The tragic anniversary of 9/11 provides us with an annual opportunity to take stock of the successes and failures of our counter-terrorism policy. The business of analyzing our performance to date constitutes an appropriate commemoration of that world-shaking day.
A consensus is now consolidating amongst scholars with respect to the proper direction of anti-extremism practice in the global context. The US Institute of Peace’s interim report on Protecting America From Extremism in Fragile States, summarizes that perspective as follows:
“In fragile states, governments lack legitimacy, and institutions struggle or fail to provide basic public goods—security, justice, and services. An effective strategy to combat extremism needs to tackle both the conditions that gave extremism a chance to take root in a society and the behavior of actors that spawned these conditions in the first place.”
This understanding of counter-extremism theory is a persuasive one. Peace-based intervention that promotes humanitarian aid and cultural respect are the roots of building a healthy society in which there is a greater prospect of tackling, and eventually halting extremism.
President Donald Trump appeared, broadly speaking, to echo that perspective in his speech to the Arab Islamic American Summit. There was promise in his words.
“We are not here to tell other people how to live, what to do, who to be, or how to worship. Instead, we are here to offer partnership – based on shared interests and values – to pursue a better future for us all.”
He also opined:
“That goal is to meet history’s great test—to conquer extremism and vanquish the forces of terrorism. Young Muslim boys and girls should be able to grow up free from fear, safe from violence, and innocent of hatred. And young Muslim men and women should have the chance to build a new era of prosperity for themselves and their peoples.”
The President’s words speak to a philosophy of American intervention that prizes societal stability. These words are a step in the right direction. However, if such idealism is to progress beyond mere rhetoric, the United States itself must act as a leader in promoting these valuable objectives. In other words, America must set the precedent in promoting an authentic democratic culture that bolsters human rights.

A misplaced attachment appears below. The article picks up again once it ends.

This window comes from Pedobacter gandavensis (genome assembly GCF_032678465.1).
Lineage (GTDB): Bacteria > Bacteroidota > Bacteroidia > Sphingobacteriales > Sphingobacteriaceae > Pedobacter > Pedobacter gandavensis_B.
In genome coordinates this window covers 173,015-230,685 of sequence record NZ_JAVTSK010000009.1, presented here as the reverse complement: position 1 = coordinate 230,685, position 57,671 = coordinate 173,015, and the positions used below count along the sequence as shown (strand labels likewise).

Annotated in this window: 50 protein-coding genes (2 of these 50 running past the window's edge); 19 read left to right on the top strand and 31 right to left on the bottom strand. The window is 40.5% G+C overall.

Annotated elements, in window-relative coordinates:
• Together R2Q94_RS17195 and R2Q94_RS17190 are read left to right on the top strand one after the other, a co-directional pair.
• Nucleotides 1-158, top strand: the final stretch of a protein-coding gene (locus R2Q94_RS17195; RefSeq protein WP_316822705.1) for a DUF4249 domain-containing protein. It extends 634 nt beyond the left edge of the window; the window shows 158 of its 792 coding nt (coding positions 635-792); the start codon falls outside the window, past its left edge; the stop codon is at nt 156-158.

When Donald Trump praises Tayyip Erdogan after winning the questionable Turkish referendum or congratulates Philippines President Rodrigo Duterte “on an incredible job on the drug problem” which left 12,000 of his people dead, what message does this send to those who value an improved global culture? The same point can be made about the President’s description of North Korea’s Kim Jong-un “a talented man” who “loves his country very much” or saying thatPresident Abdel Fattah Al-Sisi of Egypt has “done a tremendous job under trying circumstance.”
The picture on the domestic front is similarly unedifying. From referring to Colin Kaepernick as a “Son of a B****” for his protests at the killing of unarmed black men and calling the U.S.’ handling of the Puerto Rico hurricane in which 3,000 people died amidst tentative action from administration “an unsung success,” these words undermine the President’s important message at the Arab Islamic American summit. Similar implications can be inferred when he referred to neo-Nazi’s as “very fine people” in the wake of the 2017 Charlottesville protests.
Civil wars and political unrest impact the Middle East, the Horn of Africa, Southeast Asia and South America. Against that backdrop of instability and misery, now is the time for America to take the lead. We must do more to promote the good health of society, at home and abroad. The recognition and promotion of fundamental human rights is key to that process. If the common understanding of best way to halt the march of extremism is to move from theory to common practice, the United States must take the lead and do more to demonstrate that our nation is dedicated to a more stable and peaceful future.